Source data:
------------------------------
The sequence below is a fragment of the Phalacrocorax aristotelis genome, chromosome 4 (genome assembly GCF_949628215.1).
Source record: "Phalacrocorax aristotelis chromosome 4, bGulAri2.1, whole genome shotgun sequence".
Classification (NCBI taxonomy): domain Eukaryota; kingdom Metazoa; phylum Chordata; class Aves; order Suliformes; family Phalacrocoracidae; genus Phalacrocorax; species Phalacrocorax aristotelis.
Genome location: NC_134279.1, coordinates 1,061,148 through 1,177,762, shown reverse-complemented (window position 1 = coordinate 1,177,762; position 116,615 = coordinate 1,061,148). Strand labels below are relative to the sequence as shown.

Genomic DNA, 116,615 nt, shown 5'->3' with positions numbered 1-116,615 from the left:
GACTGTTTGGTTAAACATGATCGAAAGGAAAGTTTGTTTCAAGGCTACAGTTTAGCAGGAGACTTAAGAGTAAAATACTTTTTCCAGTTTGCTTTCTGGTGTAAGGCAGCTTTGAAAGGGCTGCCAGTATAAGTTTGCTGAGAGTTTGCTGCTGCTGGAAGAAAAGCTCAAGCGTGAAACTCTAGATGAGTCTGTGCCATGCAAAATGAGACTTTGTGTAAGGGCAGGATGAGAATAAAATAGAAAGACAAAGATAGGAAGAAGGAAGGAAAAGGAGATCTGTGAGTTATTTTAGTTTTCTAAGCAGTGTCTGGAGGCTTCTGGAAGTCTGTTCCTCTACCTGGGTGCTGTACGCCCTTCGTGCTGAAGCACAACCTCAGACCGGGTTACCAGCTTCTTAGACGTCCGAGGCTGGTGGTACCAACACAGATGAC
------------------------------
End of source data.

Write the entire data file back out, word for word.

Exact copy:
The sequence below is a fragment of the Phalacrocorax aristotelis genome, chromosome 4 (genome assembly GCF_949628215.1).
Source record: "Phalacrocorax aristotelis chromosome 4, bGulAri2.1, whole genome shotgun sequence".
Classification (NCBI taxonomy): domain Eukaryota; kingdom Metazoa; phylum Chordata; class Aves; order Suliformes; family Phalacrocoracidae; genus Phalacrocorax; species Phalacrocorax aristotelis.
Genome location: NC_134279.1, coordinates 1,061,148 through 1,177,762, shown reverse-complemented (window position 1 = coordinate 1,177,762; position 116,615 = coordinate 1,061,148). Strand labels below are relative to the sequence as shown.

Genomic DNA, 116,615 nt, shown 5'->3' with positions numbered 1-116,615 from the left:
GACTGTTTGGTTAAACATGATCGAAAGGAAAGTTTGTTTCAAGGCTACAGTTTAGCAGGAGACTTAAGAGTAAAATACTTTTTCCAGTTTGCTTTCTGGTGTAAGGCAGCTTTGAAAGGGCTGCCAGTATAAGTTTGCTGAGAGTTTGCTGCTGCTGGAAGAAAAGCTCAAGCGTGAAACTCTAGATGAGTCTGTGCCATGCAAAATGAGACTTTGTGTAAGGGCAGGATGAGAATAAAATAGAAAGACAAAGATAGGAAGAAGGAAGGAAAAGGAGATCTGTGAGTTATTTTAGTTTTCTAAGCAGTGTCTGGAGGCTTCTGGAAGTCTGTTCCTCTACCTGGGTGCTGTACGCCCTTCGTGCTGAAGCACAACCTCAGACCGGGTTACCAGCTTCTTAGACGTCCGAGGCTGGTGGTACCAACACAGATGAC